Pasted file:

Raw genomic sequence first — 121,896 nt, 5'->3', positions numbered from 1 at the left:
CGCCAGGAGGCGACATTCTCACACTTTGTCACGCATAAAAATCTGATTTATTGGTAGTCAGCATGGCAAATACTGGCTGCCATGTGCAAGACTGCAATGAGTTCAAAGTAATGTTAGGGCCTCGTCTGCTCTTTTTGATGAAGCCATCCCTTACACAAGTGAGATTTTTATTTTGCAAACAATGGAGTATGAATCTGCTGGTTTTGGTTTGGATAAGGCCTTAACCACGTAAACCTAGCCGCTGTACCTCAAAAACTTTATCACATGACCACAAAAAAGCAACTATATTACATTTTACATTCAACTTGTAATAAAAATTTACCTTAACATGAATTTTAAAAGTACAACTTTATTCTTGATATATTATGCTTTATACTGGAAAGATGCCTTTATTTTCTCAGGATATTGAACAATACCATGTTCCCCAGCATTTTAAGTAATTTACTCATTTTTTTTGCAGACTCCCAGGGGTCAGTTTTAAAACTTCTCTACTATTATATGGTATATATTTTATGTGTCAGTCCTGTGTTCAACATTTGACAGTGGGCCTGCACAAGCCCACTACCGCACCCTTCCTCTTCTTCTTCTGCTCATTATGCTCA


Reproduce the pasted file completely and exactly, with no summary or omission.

Raw genomic sequence first — 121,896 nt, 5'->3', positions numbered from 1 at the left:
CGCCAGGAGGCGACATTCTCACACTTTGTCACGCATAAAAATCTGATTTATTGGTAGTCAGCATGGCAAATACTGGCTGCCATGTGCAAGACTGCAATGAGTTCAAAGTAATGTTAGGGCCTCGTCTGCTCTTTTTGATGAAGCCATCCCTTACACAAGTGAGATTTTTATTTTGCAAACAATGGAGTATGAATCTGCTGGTTTTGGTTTGGATAAGGCCTTAACCACGTAAACCTAGCCGCTGTACCTCAAAAACTTTATCACATGACCACAAAAAAGCAACTATATTACATTTTACATTCAACTTGTAATAAAAATTTACCTTAACATGAATTTTAAAAGTACAACTTTATTCTTGATATATTATGCTTTATACTGGAAAGATGCCTTTATTTTCTCAGGATATTGAACAATACCATGTTCCCCAGCATTTTAAGTAATTTACTCATTTTTTTTGCAGACTCCCAGGGGTCAGTTTTAAAACTTCTCTACTATTATATGGTATATATTTTATGTGTCAGTCCTGTGTTCAACATTTGACAGTGGGCCTGCACAAGCCCACTACCGCACCCTTCCTCTTCTTCTTCTGCTCATTATGCTCA